You become and stay wealthy by managing your cash flow. Period. Certainly having a large income helps and there are some incomes that are not sufficient to grow wealthy, but there are many people with huge incomes who will never become wealthy and there are people with modest incomes who do. Because it is so important, cash flow is the entire focus of my second book, FIREd by Fifty: How to Create the Cash Flow You Need to Retire Early . Today we’ll talk about what cash flow is and how you manage it to grow your wealth.
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FIRE = Financially Independent, Retired Early. Want to learn how to get FIREd and become financially independent, please consider picking up a copy of my new book, FIREd by Fifty: How to Create the Cash Flow You Need to Retire Early This is the instruction manual on how to become financially independent.
What is cash flow?
Cash flow in personal finance is a description of how the money that comes into your life is used, saved, invested, or given away. It isn’t the amounts but where it comes from and where it goes once you have it in your possession. Stealing from physics, where they look at the “balance of mass” and “balance of energy, if we look at the “Balance of Cash,” it follows the same PISO equation:
Production + Inflows = Storage + OutflowsThe PISO equation
In words, this is that the wealth that is produced (or stolen/destroyed), plus inflows of money, equals the change in storage of money (how much money/wealth you have) plus the amount of money that is spent and flows out. Production is wealth that you produce internally, like if you were to use your labor to build a house or you painted a masterpiece that you could sell, but choose to keep. Income is money made through work, through investments, gifts from friends and family, etc…. Storage is bank accounts, investment accounts, balances in your PayPal account, and even cash in your pocket or under your mattress. So the amount of wealth you create through your actions for yourself, plus inflows of wealth you get from salaries, investments, and other sources, is equal to the money you spend plus the change in the amount of wealth you have. Simple and very intuitive.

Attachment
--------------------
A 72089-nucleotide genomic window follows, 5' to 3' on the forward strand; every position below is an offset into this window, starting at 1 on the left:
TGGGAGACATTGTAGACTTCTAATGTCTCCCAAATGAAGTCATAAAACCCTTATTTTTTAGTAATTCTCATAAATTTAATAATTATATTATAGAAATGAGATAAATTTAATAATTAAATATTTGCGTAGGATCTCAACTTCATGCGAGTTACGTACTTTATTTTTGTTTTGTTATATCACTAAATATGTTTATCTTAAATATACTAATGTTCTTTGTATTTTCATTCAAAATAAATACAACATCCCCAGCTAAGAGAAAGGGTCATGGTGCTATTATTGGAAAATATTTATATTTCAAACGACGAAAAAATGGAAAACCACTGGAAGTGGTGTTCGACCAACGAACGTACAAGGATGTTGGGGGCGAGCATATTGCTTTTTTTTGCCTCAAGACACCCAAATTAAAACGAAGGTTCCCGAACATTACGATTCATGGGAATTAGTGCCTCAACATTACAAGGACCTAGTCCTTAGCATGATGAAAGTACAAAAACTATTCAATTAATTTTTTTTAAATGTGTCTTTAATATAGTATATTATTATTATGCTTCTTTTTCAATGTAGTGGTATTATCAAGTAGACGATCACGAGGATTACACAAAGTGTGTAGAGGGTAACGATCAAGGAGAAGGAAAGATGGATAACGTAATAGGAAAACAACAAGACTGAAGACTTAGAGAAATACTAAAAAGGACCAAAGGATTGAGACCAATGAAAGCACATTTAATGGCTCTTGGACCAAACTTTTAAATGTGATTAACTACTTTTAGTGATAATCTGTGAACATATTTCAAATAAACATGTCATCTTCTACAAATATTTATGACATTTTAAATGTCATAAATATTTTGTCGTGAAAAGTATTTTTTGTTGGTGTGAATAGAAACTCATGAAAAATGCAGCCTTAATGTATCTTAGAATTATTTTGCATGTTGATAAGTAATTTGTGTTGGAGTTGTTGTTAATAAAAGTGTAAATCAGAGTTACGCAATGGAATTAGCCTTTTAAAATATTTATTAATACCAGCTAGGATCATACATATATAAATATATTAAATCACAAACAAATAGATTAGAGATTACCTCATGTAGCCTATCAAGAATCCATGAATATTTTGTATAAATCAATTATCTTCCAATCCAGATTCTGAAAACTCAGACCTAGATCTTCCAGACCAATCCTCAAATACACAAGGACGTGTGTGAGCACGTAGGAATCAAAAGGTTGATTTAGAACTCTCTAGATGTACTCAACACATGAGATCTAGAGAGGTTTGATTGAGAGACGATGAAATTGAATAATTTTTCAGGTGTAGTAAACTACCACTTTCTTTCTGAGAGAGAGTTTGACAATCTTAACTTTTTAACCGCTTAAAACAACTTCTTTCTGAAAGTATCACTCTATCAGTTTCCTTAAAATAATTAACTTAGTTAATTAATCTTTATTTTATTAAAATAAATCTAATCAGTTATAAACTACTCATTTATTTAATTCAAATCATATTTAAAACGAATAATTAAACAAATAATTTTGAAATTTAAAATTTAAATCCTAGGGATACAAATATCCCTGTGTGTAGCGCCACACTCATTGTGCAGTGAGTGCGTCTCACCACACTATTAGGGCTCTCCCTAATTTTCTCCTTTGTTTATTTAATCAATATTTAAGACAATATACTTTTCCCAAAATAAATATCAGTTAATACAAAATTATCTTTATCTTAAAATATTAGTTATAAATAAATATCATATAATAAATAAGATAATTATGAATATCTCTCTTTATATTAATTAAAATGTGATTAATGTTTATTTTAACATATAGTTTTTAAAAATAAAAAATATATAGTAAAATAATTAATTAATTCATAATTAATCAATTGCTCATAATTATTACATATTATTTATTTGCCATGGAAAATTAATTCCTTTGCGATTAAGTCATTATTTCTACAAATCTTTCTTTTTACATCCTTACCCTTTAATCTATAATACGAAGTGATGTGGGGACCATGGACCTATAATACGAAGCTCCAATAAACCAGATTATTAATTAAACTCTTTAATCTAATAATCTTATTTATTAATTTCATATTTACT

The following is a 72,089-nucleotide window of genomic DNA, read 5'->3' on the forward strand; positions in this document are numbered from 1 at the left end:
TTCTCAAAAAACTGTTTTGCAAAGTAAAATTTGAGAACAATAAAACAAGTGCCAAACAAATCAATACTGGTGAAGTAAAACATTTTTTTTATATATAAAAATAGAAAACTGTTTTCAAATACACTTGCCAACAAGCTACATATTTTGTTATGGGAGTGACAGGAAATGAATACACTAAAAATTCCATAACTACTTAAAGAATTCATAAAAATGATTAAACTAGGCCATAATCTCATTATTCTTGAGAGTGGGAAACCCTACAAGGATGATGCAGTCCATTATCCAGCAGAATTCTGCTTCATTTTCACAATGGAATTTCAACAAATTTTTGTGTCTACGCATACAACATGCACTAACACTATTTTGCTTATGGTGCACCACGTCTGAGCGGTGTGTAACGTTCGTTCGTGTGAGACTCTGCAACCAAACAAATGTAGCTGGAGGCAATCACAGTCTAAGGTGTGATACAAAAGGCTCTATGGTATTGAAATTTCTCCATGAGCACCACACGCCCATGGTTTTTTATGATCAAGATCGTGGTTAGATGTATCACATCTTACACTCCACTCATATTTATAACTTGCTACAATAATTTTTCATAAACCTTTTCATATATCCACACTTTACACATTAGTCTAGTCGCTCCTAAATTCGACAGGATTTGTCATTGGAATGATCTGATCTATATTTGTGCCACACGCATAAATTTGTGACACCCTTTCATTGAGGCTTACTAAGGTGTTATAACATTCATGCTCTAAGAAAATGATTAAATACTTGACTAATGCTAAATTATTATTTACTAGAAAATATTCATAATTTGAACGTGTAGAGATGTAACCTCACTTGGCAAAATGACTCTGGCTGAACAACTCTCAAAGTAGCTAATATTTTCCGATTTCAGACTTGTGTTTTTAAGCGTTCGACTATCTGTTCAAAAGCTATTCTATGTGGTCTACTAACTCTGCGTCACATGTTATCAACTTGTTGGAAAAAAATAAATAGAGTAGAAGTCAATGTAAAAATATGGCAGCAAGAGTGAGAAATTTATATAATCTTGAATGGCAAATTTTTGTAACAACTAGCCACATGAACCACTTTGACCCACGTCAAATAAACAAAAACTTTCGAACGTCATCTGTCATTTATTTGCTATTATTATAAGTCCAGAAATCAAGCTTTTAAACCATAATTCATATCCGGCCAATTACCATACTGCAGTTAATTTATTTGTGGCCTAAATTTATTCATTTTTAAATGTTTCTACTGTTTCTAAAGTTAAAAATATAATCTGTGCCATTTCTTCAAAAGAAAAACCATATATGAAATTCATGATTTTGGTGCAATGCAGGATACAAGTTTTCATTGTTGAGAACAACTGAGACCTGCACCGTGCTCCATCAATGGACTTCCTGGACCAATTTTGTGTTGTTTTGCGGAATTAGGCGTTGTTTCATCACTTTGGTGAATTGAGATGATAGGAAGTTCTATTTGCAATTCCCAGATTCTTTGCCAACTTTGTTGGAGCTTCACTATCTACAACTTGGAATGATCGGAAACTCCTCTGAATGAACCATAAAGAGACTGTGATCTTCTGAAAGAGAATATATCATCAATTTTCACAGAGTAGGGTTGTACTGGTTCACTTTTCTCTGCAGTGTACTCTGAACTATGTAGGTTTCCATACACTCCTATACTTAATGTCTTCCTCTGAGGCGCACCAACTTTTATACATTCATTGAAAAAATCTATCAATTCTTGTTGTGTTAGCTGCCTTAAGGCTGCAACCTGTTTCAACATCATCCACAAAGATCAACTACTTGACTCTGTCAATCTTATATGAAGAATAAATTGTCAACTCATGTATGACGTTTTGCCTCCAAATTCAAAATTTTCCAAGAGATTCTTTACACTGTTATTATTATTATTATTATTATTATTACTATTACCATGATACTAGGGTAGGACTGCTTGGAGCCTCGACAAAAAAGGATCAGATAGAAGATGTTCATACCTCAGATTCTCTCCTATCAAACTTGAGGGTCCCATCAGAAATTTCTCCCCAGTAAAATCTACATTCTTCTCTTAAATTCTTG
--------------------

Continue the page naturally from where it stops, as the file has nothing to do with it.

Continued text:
How cash flow relates to building wealth
So, how do we use our cash flow to build wealth, or more precisely, how do we set up our cash flow to build wealth? Well, if we rearrange the PISO equation and replace the terms with terms related to personal finance, we get:
Change in wealth =
Salary, Investment Income, and Other Income – Spending + Personal ProductionThe wealth building equation
We’ll call this “The Wealth building equation.”
So, if we want our wealth to increase, we need to make sure our spending is less than the amount of money we’re bringing in plus the amount of wealth we create for ourselves. In other words, we need to spend less than we make.
Now, I’m sure many reading this are going, “Yeah, duh,” because this is very obvious. But while it is really obvious, most people don’t do it and therefore never become wealthy. A big reason is that people waste a lot of their income on things that do not build their wealth. They buy things that they immediately consume like food, travel, and clothing. They buy things on payments and pay out a bunch of interest because they want to “have it now” instead of waiting until they have the money to pay cash. They build up liabilities like rent, car payments, credit card payments, personal loans, etc… until there is no money left over to invest and save. Rather than looking at the cost of items, they look at the payment versus their income and decide if they can take on the debt. This is why most people live on the edge of bankruptcy where without their job they would default on their loans and lose their car and then retire with nothing and need to live in poverty during the last years of their lives.